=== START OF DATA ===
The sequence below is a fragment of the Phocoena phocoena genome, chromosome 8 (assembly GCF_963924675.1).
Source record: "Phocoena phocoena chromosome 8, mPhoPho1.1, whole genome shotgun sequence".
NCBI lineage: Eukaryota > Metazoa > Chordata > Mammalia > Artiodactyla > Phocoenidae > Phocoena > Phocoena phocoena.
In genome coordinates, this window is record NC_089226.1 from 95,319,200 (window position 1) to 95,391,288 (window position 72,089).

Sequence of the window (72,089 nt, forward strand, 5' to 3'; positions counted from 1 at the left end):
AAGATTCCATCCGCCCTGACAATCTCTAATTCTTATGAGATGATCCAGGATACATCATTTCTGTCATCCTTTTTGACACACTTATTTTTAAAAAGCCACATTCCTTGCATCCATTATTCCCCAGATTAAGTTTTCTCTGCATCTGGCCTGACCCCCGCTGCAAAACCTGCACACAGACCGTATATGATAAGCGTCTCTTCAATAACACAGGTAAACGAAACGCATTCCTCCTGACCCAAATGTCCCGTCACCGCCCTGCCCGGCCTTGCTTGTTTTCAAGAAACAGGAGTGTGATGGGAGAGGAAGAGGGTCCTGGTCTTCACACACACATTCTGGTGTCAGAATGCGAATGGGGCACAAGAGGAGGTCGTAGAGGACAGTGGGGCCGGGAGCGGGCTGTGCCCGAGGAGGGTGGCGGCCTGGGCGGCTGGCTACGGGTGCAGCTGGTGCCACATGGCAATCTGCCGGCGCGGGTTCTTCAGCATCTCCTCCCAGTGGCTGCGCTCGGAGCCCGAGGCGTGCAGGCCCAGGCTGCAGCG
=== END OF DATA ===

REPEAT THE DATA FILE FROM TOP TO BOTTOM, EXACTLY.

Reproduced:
The sequence below is a fragment of the Phocoena phocoena genome, chromosome 8 (assembly GCF_963924675.1).
Source record: "Phocoena phocoena chromosome 8, mPhoPho1.1, whole genome shotgun sequence".
NCBI lineage: Eukaryota > Metazoa > Chordata > Mammalia > Artiodactyla > Phocoenidae > Phocoena > Phocoena phocoena.
In genome coordinates, this window is record NC_089226.1 from 95,319,200 (window position 1) to 95,391,288 (window position 72,089).

Sequence of the window (72,089 nt, forward strand, 5' to 3'; positions counted from 1 at the left end):
AAGATTCCATCCGCCCTGACAATCTCTAATTCTTATGAGATGATCCAGGATACATCATTTCTGTCATCCTTTTTGACACACTTATTTTTAAAAAGCCACATTCCTTGCATCCATTATTCCCCAGATTAAGTTTTCTCTGCATCTGGCCTGACCCCCGCTGCAAAACCTGCACACAGACCGTATATGATAAGCGTCTCTTCAATAACACAGGTAAACGAAACGCATTCCTCCTGACCCAAATGTCCCGTCACCGCCCTGCCCGGCCTTGCTTGTTTTCAAGAAACAGGAGTGTGATGGGAGAGGAAGAGGGTCCTGGTCTTCACACACACATTCTGGTGTCAGAATGCGAATGGGGCACAAGAGGAGGTCGTAGAGGACAGTGGGGCCGGGAGCGGGCTGTGCCCGAGGAGGGTGGCGGCCTGGGCGGCTGGCTACGGGTGCAGCTGGTGCCACATGGCAATCTGCCGGCGCGGGTTCTTCAGCATCTCCTCCCAGTGGCTGCGCTCGGAGCCCGAGGCGTGCAGGCCCAGGCTGCAGCG